3D printing

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3D printing

The making of parts and products using a computer-driven, additive process, one layer at a time. 3D printing builds parts out of plastic, metal and other materials directly from CAD drawings that have been cross sectioned into thousands of layers. Sizes of printed objects run the gamut from approximately 16 to 4,000 cubic inches; however, Shanghai-based WinSun built huge machines to print house walls and trusses. See 3D printing materials.

Used for making prototypes as well as final products, 3D printing evolved from the "rapid prototyping" industry, pioneered by Chuck Hull of 3D Systems in the mid-1980s. It provides a faster and less costly alternative to machining (cutting, turning, grinding and drilling solid materials).

Concept, Prototype and Final Product
Capable of making a part from scratch in hours, or just minutes for small objects, 3D printing is used to create models to determine if a design meets customer expectations. 3D printing can more easily create prototypes of parts to test their form, fit and function with the rest of an assembly.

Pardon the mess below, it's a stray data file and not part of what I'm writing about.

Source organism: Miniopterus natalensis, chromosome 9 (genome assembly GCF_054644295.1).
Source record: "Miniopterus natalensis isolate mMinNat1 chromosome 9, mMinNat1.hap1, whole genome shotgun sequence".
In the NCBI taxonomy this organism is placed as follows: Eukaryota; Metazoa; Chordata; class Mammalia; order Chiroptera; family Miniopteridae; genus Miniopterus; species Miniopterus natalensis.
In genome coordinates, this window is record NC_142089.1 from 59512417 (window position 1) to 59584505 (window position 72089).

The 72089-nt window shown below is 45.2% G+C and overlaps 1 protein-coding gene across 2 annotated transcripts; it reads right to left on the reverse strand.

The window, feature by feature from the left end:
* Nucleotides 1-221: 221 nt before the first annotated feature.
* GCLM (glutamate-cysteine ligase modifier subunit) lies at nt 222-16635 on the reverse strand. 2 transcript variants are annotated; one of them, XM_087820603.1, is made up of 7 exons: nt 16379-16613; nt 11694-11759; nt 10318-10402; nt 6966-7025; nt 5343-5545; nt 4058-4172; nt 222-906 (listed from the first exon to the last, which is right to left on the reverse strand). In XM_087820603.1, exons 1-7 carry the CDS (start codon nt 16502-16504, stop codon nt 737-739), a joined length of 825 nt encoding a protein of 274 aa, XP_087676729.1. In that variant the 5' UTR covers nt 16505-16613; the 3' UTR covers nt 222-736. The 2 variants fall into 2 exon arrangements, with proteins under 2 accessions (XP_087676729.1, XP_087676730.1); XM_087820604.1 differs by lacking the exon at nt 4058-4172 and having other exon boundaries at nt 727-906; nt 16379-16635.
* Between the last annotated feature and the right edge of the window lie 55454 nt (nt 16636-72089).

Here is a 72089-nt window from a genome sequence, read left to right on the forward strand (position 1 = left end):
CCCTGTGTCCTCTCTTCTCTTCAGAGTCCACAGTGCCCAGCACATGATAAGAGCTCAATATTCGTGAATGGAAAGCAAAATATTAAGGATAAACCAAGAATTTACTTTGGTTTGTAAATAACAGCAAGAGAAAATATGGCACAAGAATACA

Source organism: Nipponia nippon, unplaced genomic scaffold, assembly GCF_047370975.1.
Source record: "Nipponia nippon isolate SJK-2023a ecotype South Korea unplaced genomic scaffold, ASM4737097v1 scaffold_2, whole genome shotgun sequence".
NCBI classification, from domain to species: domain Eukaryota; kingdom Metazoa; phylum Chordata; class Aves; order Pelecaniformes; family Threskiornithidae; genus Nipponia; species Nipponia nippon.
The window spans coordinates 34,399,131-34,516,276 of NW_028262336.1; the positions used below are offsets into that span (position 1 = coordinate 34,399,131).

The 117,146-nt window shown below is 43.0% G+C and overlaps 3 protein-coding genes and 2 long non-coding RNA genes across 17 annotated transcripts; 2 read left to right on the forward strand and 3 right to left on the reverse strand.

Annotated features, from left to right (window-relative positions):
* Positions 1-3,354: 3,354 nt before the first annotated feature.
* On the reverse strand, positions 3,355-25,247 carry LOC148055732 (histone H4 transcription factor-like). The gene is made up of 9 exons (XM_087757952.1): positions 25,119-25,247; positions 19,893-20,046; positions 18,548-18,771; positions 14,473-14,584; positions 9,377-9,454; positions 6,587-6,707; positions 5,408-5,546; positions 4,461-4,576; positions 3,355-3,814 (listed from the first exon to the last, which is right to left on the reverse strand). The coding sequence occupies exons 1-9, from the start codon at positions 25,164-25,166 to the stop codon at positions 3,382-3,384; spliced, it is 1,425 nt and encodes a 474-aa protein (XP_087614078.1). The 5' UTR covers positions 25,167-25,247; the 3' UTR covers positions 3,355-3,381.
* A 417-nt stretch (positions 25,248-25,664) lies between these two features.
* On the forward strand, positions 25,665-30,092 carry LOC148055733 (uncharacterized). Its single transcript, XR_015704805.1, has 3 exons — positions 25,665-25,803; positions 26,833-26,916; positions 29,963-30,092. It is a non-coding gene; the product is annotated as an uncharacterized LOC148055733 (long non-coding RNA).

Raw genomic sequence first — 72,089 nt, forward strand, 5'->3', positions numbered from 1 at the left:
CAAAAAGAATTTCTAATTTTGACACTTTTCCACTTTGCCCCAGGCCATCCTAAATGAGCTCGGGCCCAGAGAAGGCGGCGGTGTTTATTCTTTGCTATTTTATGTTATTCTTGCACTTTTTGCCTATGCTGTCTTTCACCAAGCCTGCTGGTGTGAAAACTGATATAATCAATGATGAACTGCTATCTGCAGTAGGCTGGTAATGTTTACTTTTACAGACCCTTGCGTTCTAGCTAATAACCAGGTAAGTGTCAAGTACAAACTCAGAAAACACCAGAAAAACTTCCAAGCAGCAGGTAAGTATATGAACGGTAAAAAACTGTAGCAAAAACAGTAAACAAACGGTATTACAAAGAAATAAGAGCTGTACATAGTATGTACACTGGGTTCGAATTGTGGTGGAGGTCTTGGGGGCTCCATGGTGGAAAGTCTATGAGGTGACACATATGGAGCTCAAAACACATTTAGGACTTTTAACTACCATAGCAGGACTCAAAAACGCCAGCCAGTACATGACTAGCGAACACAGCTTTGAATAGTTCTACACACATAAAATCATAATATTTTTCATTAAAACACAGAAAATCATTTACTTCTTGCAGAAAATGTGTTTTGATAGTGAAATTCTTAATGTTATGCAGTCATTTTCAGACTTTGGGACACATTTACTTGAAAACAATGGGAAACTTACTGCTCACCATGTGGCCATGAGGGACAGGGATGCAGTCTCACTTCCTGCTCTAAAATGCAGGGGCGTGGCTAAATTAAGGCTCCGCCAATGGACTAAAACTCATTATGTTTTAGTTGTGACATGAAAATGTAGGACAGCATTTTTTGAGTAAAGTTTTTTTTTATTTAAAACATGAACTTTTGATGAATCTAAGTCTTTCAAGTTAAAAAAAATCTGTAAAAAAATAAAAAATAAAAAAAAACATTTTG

Tooling molds and dies, as well as patterns for castings, are 3D printed. Either the actual mold or the model to make the mold can be produced more quickly and economically than with conventional methods.

Laser sintering and electron beam melting technologies turned "rapid prototyping" into "rapid manufacturing," in which short runs of actual finished parts are made. These techniques have created breakthroughs in the medical industry, including products customized for humans such as hearing aids, dental crowns and medical implants. In 2019, Israeli scientists at Tel Aviv University 3D printed a heart with human tissue. Although only the size of a rabbit's heart, human hearts suitable for transplanting are hopeful in the years to come.

One Layer at a Time
All 3D printers are "additive fabrication" machines that build one layer after the other. The layers can be as thin as 1/1,000th of an inch or much thicker. The building material can be a liquid, powder or sheet material that is cured by heat, UV light, a chemical reaction or other method. The thickness exception is the cement mixture used by WinSun to print house walls in China. Following are the more common methods used to print 3D objects. See 3D printer, personal 3D printer, nanofactory and STL.


The Bible of 3D Printing